Advice from the (Peer) Advisors: Self-Care in Quarantine

Check out the following self-care tips from Peer Advisor Sydni!

UHPers, we’re living in some very unnerving times. Quarantining at home sure wasn’t how I planned on spending the next few weeks, and I’m pretty certain you might feel the same way, but as a peer advisor and resident mom-friend, I want to make sure that the rest of your semester goes as smoothly as possible. Taking care of yourself both mentally and physically is of utmost importance right now, so here are a few socially-responsible ways to maintain normalcy in the abnormality that is the world at the moment:

Set an alarm every morning

We unfortunately just gained the ability to sleep literally all the time, it’s in our best interest to get up at a ~normal~ hour during the week. Even if your classes are continuing asynchronously or your morning LSPA is no longer running (pun fully intended), waking up every morning at the same time is going to create a routine that will help to transform home-life-mode into academic mode. Sleep is still important, but getting too many ZZZs can begin to throw off your motivation or harm your mental health in the long run. Sleep in on the weekends, but the sooner your semester online starts to resemble your school life, the better.

Netflix Party (Who doesn’t love a good party?)

Missing movie nights with West floor 2 or in the townhouse? Wishing you could hang out with your friends in a safe, socially responsible way? Look no further than Netflix Party. This Chrome extension may be my new favorite thing, period. Have all of your friends download it, pick a movie or tv show, and send them the link Netflix Party generates. Not only will your movie/show be synchronized, but the chatroom sidebar allows you to make all the same jokes you would make at a movie night in Foggy Bottom. Happy watching!

Take a walk

I know this is every mother’s advice right now, but hear me out. As a huge dork that still plays Pokemon Go, walking around my neighborhood for a half-hour not only gives me an excuse to hatch eggs and catch whatever Pokemon may be nearby but also the opportunity to clear my head. Being at home with family might be nice for some time, but having some alone time to get some air, try to process whatever bit of Platonic wisdom Origins teaches, or just to have a change of scenery can be really beneficial to your wellbeing. Even if you’re going outside to sit and read a book or learn a new TikTok dance, getting out in this CDC-approved way can make a world of a difference.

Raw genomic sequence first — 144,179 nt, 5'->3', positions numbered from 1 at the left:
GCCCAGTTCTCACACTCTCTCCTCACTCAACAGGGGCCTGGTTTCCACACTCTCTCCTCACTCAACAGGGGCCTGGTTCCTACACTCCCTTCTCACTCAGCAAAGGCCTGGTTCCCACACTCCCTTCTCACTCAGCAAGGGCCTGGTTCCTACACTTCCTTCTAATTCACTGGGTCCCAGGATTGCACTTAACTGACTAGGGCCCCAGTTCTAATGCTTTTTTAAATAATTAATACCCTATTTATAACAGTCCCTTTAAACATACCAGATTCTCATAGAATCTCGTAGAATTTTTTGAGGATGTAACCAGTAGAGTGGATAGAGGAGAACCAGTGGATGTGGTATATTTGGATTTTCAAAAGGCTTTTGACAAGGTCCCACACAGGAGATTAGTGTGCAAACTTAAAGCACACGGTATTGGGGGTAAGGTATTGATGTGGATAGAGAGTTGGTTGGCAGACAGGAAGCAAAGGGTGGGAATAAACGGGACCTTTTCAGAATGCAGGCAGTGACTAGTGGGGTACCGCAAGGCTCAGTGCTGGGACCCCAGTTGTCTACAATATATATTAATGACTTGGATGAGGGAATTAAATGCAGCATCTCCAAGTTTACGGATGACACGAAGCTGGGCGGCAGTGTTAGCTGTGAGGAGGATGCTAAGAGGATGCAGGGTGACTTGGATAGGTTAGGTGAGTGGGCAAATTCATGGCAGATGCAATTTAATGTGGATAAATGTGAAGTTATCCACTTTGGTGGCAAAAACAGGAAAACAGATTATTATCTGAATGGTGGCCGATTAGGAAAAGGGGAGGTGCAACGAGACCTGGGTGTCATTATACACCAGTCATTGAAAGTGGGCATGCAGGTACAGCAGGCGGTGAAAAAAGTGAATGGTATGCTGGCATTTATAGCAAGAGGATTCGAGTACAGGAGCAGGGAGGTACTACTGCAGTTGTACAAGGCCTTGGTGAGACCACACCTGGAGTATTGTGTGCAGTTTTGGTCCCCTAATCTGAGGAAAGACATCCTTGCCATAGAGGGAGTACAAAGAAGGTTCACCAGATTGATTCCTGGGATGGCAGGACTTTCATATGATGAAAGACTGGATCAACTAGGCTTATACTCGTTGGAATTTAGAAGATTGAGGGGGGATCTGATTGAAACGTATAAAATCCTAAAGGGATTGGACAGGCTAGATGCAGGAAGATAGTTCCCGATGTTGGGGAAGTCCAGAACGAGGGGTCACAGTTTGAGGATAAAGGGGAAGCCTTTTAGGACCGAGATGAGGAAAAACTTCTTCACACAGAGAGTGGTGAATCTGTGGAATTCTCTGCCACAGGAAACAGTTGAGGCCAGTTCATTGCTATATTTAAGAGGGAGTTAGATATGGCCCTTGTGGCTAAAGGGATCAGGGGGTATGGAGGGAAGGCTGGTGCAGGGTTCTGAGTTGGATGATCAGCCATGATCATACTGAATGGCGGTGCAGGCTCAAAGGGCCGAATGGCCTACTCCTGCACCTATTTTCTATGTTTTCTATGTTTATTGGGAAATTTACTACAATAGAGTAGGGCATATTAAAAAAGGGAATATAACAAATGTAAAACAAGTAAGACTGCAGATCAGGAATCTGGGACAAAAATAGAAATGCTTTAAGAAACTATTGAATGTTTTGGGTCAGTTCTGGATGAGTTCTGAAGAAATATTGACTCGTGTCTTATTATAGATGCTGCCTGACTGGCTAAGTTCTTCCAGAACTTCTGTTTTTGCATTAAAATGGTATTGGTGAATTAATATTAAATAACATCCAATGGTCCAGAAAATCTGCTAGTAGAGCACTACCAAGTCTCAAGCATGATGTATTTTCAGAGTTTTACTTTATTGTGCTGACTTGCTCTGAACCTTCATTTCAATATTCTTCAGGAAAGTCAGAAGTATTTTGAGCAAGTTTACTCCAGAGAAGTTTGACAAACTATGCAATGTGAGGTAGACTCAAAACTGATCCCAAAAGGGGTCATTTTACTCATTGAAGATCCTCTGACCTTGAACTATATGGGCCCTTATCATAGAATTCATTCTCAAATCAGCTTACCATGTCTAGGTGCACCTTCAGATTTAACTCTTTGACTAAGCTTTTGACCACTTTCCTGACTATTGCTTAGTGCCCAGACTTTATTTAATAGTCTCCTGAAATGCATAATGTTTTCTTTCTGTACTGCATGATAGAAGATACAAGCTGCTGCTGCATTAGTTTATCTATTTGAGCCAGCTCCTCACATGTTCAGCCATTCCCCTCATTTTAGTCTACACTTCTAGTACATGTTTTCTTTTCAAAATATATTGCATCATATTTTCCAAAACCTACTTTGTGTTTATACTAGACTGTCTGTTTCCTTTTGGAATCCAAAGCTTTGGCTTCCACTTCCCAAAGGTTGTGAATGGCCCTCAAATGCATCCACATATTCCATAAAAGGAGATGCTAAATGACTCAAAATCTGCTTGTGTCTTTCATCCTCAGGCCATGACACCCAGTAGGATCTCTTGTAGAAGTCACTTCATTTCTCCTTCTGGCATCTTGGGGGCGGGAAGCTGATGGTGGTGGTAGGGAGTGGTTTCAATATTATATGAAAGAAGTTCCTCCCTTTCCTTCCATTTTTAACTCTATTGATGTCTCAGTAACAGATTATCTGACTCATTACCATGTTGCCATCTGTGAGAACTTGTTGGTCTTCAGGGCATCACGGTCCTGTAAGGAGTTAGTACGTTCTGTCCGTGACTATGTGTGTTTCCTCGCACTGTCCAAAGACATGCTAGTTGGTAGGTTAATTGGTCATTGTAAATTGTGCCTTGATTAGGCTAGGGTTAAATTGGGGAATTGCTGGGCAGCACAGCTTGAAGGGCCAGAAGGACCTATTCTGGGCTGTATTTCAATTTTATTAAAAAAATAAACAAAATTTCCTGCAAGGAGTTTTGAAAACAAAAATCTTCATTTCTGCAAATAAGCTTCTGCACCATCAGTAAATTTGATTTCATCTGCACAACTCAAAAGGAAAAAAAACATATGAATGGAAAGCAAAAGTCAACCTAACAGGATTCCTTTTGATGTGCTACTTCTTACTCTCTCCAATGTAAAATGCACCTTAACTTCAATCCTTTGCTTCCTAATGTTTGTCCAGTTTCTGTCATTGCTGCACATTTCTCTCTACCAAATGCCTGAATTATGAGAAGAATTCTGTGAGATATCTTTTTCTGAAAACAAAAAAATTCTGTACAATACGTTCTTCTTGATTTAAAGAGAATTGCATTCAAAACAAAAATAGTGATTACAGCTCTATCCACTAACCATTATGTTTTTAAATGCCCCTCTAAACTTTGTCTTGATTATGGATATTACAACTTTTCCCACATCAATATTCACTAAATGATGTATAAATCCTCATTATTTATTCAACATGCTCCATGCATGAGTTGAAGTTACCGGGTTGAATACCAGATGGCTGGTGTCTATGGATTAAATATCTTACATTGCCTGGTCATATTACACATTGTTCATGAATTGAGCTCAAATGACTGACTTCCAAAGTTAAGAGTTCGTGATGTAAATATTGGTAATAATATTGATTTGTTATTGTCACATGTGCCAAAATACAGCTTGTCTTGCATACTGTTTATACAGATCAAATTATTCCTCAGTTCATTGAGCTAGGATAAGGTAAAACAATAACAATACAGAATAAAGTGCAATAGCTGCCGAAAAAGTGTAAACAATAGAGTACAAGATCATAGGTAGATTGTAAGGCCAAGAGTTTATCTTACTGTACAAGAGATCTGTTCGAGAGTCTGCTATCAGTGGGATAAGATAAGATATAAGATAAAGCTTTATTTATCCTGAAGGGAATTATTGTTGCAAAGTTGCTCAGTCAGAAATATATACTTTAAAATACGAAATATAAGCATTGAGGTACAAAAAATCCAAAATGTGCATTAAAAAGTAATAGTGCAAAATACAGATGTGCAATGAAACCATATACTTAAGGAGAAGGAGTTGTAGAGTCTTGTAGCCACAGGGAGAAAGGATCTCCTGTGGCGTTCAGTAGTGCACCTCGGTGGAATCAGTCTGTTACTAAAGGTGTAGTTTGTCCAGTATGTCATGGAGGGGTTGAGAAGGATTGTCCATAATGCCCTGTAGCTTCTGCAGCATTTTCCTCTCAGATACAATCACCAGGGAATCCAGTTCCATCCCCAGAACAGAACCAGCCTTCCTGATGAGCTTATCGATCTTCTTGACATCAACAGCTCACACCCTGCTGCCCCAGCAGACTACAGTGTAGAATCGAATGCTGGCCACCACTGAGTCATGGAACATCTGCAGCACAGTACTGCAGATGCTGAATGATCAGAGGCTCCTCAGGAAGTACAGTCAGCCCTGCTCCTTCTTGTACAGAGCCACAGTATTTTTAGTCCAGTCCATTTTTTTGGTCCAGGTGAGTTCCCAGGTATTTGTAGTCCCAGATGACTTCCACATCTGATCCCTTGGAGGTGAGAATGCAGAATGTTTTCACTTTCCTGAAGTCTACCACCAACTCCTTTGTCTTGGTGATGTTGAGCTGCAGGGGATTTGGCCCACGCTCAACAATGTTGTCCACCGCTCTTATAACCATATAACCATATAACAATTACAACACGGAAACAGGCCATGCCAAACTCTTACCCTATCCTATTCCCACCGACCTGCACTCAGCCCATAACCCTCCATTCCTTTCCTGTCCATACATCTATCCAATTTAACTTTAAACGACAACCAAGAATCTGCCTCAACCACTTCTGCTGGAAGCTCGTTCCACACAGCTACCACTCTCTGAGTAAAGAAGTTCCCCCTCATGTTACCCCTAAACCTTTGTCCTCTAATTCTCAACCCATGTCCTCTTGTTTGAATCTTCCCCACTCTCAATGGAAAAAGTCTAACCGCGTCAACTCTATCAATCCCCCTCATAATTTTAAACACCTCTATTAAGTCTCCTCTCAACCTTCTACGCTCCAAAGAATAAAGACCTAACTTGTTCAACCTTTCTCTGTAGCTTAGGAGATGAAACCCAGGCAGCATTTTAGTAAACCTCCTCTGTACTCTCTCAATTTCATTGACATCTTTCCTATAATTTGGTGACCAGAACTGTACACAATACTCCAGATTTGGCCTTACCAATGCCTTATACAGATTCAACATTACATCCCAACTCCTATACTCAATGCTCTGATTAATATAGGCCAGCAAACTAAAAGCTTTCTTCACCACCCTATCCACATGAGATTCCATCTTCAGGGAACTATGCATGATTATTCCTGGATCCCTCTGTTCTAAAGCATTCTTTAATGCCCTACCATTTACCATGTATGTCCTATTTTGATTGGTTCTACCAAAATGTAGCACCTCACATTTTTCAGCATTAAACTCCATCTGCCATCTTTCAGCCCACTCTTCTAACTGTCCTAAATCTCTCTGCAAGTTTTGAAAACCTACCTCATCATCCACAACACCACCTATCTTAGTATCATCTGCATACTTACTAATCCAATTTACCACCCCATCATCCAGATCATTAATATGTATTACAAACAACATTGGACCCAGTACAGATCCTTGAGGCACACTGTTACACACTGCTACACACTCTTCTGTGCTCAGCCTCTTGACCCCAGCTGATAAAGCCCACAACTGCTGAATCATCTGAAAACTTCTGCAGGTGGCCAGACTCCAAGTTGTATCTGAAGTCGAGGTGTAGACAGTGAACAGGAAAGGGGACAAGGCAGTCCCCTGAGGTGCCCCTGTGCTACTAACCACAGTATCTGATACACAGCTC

Continue to meet with professors, academic advisors, and your peer advisor

Just because we’re not physically at GW doesn’t mean your professors, academic advisors, and your peer advisor aren’t here for you. Like our love of the Hippo mascot, the support these individuals provide is unconditional! Professors are still hosting office hours and your UHP academic and peer advisors are more than happy to schedule a video call to talk through schedules for next semester, new grading policies, or any other concern that comes to mind. One of my favorite parts of the UHP, if not my favorite part, is the power of the community we have; no one here is going to let you struggle in any way, especially not now. Continuing the semester online presents a unique set of challenges and worries, but as the cast of High School Musical once said, we’re all in this together. 

Intellectual omnivores, we have your backs now more than ever. In unprecedented times we must continue to keep ourselves and our loved ones as happy and as healthy as we can. Continue to check in on one another, continue to ask for help if and when you need it, and continue to have hope. Raising high is what GW does best, so keep raising your head high and stay positive, focused, and healthy. We’re here for you.

An image of Peer Advisor Ryan

It’s Okay to Hit Mute: A Guide to Staying Mentally Healthy in This Strange Age

Check out the following wisdom from Peer Advisor Ryan!

Currently, there are 112 words on my muted words list on Twitter. I know that number seems rather high, but allow me to explain.

In these strange, strange times in which we’re living, there is no shortage of statements about the coronavirus. There’s the crucial information that comes from doctors, medical experts, and local authorities, of course, but there’s also a glut of responses from just about everybody, even folks who you’re might not terribly interested in hearing from. Every clothing store you’ve ever bought socks from is emailing to communicative its COVID-19 policy; every discrete department and office at GW is sending you the same five tips for containing the virus; and every news outlet is running every conceivable coronavirus story imaginable. This seems only logical, we might think; it’s just what you have to do.